Originally published: July 21, 2010
Last updated: November 29, 2010 - 11:43am
Standards that define what constitutes an official electronic health record aren't strict enough to justify the billions of dollars in incentives the government plans to pay physicians and hospitals to install the systems, Republican lawmakers said on July 20.
In a hearing of the House Ways and Means Health Subcommittee, officials from the Health and Human Services Department defended the recently released standards, which are known as meaningful use and are requirements and expectations that health providers must meet when applying for funding to pay for the adoption of the e-records. The regulations were designed to accommodate diverse communities looking to move away from paper-based records systems, they said. Some lawmakers expressed concern that the final rule watered down the meaningful use requirements.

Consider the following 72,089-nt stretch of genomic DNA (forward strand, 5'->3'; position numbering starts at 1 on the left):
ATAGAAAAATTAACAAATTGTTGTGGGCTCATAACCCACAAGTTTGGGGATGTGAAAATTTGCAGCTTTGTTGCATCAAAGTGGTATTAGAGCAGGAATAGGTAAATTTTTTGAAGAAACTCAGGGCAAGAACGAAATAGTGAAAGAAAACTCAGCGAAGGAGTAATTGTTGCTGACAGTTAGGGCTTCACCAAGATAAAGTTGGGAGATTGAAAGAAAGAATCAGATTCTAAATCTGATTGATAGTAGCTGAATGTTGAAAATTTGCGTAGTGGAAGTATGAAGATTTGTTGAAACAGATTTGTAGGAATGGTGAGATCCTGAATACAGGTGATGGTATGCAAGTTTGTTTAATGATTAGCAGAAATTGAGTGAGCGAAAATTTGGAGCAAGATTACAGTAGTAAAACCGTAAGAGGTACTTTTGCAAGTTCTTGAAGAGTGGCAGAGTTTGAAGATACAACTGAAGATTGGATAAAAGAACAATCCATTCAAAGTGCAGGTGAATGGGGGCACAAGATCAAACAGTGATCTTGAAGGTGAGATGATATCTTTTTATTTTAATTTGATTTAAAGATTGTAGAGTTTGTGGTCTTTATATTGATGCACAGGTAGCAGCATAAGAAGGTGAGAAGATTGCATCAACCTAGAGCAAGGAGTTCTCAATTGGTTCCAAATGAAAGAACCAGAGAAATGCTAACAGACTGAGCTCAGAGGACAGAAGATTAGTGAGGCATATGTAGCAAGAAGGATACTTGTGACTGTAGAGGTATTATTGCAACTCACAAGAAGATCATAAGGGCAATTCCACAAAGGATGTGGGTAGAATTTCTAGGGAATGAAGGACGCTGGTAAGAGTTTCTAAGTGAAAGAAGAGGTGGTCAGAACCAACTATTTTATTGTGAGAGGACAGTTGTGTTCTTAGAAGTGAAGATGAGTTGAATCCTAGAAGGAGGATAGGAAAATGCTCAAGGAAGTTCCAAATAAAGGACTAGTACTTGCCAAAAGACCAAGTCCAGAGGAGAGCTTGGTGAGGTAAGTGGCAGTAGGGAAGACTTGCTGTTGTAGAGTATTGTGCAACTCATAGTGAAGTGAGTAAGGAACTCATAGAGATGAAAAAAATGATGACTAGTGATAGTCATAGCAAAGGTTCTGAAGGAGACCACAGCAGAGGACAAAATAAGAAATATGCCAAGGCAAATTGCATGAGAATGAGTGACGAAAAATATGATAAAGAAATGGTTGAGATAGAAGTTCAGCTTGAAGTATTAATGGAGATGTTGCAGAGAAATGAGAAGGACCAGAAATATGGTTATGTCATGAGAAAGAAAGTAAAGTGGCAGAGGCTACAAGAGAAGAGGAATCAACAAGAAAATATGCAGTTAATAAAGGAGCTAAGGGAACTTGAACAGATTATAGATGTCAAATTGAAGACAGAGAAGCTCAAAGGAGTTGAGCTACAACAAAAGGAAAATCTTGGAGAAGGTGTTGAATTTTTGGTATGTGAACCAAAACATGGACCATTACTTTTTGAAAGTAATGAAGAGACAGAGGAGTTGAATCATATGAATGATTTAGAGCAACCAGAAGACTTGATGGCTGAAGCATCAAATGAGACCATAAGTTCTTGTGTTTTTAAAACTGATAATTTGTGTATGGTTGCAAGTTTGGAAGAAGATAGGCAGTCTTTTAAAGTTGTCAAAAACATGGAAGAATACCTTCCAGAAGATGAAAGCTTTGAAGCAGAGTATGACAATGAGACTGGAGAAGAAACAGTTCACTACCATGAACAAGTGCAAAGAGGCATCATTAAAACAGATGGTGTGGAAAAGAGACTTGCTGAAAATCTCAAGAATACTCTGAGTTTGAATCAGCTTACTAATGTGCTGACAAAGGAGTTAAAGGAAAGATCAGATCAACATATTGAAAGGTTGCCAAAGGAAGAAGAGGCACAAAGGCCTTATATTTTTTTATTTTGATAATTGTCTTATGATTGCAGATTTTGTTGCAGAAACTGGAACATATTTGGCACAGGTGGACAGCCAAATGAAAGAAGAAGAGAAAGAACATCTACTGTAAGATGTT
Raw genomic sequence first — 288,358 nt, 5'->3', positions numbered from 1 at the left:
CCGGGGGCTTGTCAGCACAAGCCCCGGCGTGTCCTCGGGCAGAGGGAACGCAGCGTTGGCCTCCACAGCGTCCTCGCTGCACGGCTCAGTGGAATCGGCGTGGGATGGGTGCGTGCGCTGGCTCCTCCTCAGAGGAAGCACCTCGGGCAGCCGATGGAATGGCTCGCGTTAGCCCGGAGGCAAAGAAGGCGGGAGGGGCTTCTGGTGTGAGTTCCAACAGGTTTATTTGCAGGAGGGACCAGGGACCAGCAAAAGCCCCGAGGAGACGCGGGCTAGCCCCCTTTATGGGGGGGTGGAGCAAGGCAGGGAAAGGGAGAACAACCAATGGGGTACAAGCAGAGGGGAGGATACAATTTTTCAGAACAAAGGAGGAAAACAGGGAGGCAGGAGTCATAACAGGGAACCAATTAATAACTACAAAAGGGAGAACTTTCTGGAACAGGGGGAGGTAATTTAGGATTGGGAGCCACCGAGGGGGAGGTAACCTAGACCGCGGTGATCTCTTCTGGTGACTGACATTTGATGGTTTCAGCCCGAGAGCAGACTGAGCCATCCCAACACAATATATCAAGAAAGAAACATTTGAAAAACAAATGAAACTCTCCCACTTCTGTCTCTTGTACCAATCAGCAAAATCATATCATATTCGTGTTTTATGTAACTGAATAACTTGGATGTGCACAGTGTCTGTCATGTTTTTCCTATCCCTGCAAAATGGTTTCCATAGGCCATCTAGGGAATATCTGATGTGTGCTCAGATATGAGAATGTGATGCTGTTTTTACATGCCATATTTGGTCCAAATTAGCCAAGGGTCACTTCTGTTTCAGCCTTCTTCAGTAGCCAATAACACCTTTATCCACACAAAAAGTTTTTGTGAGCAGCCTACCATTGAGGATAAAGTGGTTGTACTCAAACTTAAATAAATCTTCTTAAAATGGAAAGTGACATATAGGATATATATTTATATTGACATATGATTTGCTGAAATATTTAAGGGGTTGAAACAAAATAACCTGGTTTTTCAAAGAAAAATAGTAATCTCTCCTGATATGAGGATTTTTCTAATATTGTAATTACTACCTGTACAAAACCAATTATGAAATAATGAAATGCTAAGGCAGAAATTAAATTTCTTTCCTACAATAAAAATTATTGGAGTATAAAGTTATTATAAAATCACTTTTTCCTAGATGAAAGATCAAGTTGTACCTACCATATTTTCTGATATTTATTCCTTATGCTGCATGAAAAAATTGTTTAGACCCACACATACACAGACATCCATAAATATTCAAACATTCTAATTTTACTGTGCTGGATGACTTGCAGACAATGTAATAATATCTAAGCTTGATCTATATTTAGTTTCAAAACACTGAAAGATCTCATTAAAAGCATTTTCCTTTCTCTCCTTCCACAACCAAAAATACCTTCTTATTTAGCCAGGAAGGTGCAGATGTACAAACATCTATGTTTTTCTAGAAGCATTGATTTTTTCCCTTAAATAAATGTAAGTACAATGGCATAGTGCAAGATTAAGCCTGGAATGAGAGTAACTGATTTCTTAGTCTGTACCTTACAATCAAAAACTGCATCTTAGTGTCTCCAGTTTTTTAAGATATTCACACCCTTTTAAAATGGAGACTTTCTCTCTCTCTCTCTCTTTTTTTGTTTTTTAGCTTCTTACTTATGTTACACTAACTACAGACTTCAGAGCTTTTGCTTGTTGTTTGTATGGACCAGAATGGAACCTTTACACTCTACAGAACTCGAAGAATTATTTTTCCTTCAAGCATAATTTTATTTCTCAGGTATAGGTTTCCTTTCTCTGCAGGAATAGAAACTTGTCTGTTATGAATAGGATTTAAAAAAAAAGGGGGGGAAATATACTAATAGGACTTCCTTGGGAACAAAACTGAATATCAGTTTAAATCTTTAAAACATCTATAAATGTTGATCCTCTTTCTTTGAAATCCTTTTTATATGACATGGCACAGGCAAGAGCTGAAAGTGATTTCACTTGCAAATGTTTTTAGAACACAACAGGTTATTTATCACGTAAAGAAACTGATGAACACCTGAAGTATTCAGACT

The regulations represent a missed opportunity to improve patient care and reduce waste because the standards are lower than expected, said Rep. Wally Herger (R-CA). He said he expected a better return on the $36 billion investment in incentive payments to providers. Witnesses agreed the expected outcome of electronic records adoption is to improve the quality and efficiency of care, but were unable to estimate how much it would cost Medicare and Medicaid. The technology is only one way to reduce waste and must be combined with other activities, they said.
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